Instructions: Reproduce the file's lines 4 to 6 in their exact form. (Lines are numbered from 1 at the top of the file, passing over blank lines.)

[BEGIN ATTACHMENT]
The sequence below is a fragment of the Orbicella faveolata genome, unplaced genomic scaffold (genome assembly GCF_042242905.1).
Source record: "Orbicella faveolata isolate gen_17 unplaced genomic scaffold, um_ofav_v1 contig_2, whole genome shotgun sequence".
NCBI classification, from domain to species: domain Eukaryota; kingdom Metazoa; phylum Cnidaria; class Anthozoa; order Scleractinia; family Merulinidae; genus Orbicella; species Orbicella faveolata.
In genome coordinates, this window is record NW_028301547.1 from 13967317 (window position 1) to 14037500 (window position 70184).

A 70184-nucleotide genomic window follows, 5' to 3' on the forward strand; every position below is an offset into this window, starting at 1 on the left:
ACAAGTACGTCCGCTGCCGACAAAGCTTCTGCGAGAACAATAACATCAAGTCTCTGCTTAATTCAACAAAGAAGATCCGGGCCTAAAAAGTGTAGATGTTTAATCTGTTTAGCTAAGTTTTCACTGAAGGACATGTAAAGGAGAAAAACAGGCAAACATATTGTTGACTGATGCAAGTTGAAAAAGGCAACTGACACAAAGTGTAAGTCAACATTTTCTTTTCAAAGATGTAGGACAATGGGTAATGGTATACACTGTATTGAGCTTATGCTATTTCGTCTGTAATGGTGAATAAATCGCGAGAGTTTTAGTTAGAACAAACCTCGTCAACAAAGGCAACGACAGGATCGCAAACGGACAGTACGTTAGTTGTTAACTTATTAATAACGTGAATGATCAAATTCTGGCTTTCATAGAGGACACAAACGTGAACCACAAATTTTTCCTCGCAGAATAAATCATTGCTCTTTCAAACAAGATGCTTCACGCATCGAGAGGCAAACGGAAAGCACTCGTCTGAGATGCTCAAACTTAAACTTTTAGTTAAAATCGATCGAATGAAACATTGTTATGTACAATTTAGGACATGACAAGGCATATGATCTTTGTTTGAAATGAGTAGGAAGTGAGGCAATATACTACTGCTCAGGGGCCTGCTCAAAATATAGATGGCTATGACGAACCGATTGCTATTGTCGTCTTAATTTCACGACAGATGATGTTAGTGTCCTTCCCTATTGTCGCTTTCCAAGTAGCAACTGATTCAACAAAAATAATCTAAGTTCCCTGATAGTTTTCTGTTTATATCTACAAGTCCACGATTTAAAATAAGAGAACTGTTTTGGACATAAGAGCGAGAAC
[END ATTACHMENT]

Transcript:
In genome coordinates, this window is record NW_028301547.1 from 13967317 (window position 1) to 14037500 (window position 70184).

A 70184-nucleotide genomic window follows, 5' to 3' on the forward strand; every position below is an offset into this window, starting at 1 on the left:
ACAAGTACGTCCGCTGCCGACAAAGCTTCTGCGAGAACAATAACATCAAGTCTCTGCTTAATTCAACAAAGAAGATCCGGGCCTAAAAAGTGTAGATGTTTAATCTGTTTAGCTAAGTTTTCACTGAAGGACATGTAAAGGAGAAAAACAGGCAAACATATTGTTGACTGATGCAAGTTGAAAAAGGCAACTGACACAAAGTGTAAGTCAACATTTTCTTTTCAAAGATGTAGGACAATGGGTAATGGTATACACTGTATTGAGCTTATGCTATTTCGTCTGTAATGGTGAATAAATCGCGAGAGTTTTAGTTAGAACAAACCTCGTCAACAAAGGCAACGACAGGATCGCAAACGGACAGTACGTTAGTTGTTAACTTATTAATAACGTGAATGATCAAATTCTGGCTTTCATAGAGGACACAAACGTGAACCACAAATTTTTCCTCGCAGAATAAATCATTGCTCTTTCAAACAAGATGCTTCACGCATCGAGAGGCAAACGGAAAGCACTCGTCTGAGATGCTCAAACTTAAACTTTTAGTTAAAATCGATCGAATGAAACATTGTTATGTACAATTTAGGACATGACAAGGCATATGATCTTTGTTTGAAATGAGTAGGAAGTGAGGCAATATACTACTGCTCAGGGGCCTGCTCAAAATATAGATGGCTATGACGAACCGATTGCTATTGTCGTCTTAATTTCACGACAGATGATGTTAGTGTCCTTCCCTATTGTCGCTTTCCAAGTAGCAACTGATTCAACAAAAATAATCTAAGTTCCCTGATAGTTTTCTGTTTATATCTACAAGTCCACGATTTAAAATAAGAGAACTGTTTTGGACATAAGAGCGAGAAC